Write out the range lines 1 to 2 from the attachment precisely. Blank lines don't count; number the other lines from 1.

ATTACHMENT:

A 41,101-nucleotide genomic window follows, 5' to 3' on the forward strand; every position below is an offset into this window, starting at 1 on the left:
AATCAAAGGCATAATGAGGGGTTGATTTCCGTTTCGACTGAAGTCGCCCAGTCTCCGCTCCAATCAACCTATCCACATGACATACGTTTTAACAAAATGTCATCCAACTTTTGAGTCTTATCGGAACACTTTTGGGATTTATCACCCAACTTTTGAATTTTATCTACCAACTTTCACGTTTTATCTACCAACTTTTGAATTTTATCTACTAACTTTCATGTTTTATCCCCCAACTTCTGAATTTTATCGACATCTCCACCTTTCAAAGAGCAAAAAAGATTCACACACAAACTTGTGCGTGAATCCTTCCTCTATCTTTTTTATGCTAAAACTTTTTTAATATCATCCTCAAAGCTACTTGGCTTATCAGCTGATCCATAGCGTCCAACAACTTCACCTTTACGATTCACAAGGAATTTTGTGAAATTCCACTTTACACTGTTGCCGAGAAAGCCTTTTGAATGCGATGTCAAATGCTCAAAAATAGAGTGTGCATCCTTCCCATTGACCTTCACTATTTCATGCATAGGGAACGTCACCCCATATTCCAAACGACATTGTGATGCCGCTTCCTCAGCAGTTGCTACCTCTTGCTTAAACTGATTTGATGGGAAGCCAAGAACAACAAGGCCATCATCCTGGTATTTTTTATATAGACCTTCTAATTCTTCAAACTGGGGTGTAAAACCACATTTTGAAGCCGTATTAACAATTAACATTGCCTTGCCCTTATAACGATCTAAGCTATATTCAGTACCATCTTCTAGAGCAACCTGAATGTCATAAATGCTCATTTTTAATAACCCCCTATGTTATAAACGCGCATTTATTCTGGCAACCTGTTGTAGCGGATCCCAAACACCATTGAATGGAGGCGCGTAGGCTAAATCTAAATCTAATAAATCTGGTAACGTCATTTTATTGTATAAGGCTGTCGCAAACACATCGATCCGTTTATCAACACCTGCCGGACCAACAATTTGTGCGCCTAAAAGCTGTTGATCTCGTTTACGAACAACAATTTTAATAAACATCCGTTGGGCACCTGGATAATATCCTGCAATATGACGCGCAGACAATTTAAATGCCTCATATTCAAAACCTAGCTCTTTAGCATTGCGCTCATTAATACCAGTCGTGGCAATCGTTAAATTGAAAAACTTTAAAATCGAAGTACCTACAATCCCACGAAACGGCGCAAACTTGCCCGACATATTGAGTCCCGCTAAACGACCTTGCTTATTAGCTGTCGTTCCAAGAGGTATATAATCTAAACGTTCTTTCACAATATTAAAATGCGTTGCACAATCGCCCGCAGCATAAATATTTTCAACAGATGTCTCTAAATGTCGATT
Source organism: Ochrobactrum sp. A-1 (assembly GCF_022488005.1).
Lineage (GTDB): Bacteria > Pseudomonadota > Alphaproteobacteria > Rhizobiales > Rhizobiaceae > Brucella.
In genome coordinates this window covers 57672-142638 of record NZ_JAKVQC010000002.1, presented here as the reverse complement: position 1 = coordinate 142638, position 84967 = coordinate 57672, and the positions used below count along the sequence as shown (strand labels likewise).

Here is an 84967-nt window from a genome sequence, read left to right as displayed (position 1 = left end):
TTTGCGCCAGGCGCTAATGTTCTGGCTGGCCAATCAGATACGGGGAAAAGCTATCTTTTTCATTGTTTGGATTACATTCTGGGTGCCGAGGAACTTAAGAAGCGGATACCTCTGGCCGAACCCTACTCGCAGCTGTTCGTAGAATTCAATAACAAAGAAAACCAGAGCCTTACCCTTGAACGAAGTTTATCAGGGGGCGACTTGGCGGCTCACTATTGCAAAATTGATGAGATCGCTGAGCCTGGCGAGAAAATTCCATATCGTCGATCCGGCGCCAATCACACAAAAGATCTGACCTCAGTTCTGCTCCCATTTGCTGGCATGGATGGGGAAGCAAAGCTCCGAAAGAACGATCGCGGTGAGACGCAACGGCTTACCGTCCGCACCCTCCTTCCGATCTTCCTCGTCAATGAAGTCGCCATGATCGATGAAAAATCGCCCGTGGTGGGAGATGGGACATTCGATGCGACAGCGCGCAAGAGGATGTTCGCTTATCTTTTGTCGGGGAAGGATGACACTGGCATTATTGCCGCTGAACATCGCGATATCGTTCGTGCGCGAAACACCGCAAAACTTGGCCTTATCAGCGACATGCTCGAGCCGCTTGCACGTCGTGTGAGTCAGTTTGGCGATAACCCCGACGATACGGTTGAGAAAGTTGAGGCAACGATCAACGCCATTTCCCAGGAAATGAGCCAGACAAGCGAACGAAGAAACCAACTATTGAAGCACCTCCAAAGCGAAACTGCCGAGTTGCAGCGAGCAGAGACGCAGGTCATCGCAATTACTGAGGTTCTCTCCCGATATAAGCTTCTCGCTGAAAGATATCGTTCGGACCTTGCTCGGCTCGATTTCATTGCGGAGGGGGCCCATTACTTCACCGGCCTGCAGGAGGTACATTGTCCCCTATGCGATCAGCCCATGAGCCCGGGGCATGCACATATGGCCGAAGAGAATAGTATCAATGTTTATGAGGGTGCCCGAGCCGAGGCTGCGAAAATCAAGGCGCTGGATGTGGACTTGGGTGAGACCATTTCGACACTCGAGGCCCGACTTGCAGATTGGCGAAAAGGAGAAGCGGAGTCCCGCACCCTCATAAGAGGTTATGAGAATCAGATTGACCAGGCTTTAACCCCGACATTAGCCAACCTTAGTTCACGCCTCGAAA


A 41,101-nucleotide genomic window follows, 5' to 3' on the forward strand; every position below is an offset into this window, starting at 1 on the left:
AATCAAAGGCATAATGAGGGGTTGATTTCCGTTTCGACTGAAGTCGCCCAGTCTCCGCTCCAATCAACCTATCCACATGACATACGTTTTAACAAAATGTCATCCAACTTTTGAGTCTTATCGGAACACTTTTGGGATTTATCACCCAACTTTTGAATTTTATCTACCAACTTTCACGTTTTATCTACCAACTTTTGAATTTTATCTACTAACTTTCATGTTTTATCCCCCAACTTCTGAATTTTATCGACATCTCCACCTTTCAAAGAGCAAAAAAGATTCACACACAAACTTGTGCGTGAATCCTTCCTCTATCTTTTTTATGCTAAAACTTTTTTAATATCATCCTCAAAGCTACTTGGCTTATCAGCTGATCCATAGCGTCCAACAACTTCACCTTTACGATTCACAAGGAATTTTGTGAAATTCCACTTTACACTGTTGCCGAGAAAGCCTTTTGAATGCGATGTCAAATGCTCAAAAATAGAGTGTGCATCCTTCCCATTGACCTTCACTATTTCATGCATAGGGAACGTCACCCCATATTCCAAACGACATTGTGATGCCGCTTCCTCAGCAGTTGCTACCTCTTGCTTAAACTGATTTGATGGGAAGCCAAGAACAACAAGGCCATCATCCTGGTATTTTTTATATAGACCTTCTAATTCTTCAAACTGGGGTGTAAAACCACATTTTGAAGCCGTATTAACAATTAACATTGCCTTGCCCTTATAACGATCTAAGCTATATTCAGTACCATCTTCTAGAGCAACCTGAATGTCATAAATGCTCATTTTTAATAACCCCCTATGTTATAAACGCGCATTTATTCTGGCAACCTGTTGTAGCGGATCCCAAACACCATTGAATGGAGGCGCGTAGGCTAAATCTAAATCTAATAAATCTGGTAACGTCATTTTATTGTATAAGGCTGTCGCAAACACATCGATCCGTTTATCAACACCTGCCGGACCAACAATTTGTGCGCCTAAAAGCTGTTGATCTCGTTTACGAACAACAATTTTAATAAACATCCGTTGGGCACCTGGATAATATCCTGCAATATGACGCGCAGACAATTTAAATGCCTCATATTCAAAACCTAGCTCTTTAGCATTGCGCTCATTAATACCAGTCGTGGCAATCGTTAAATTGAAAAACTTTAAAATCGAAGTACCTACAATCCCACGAAACGGCGCAAACTTGCCCGACATATTGAGTCCCGCTAAACGACCTTGCTTATTAGCTGTCGTTCCAAGAGGTATATAATCTAAACGTTCTTTCACAATATTAAAATGCGTTGCACAATCGCCCGCAGCATAAATATTTTCAACAGATGTCTCTAAATGTCGATT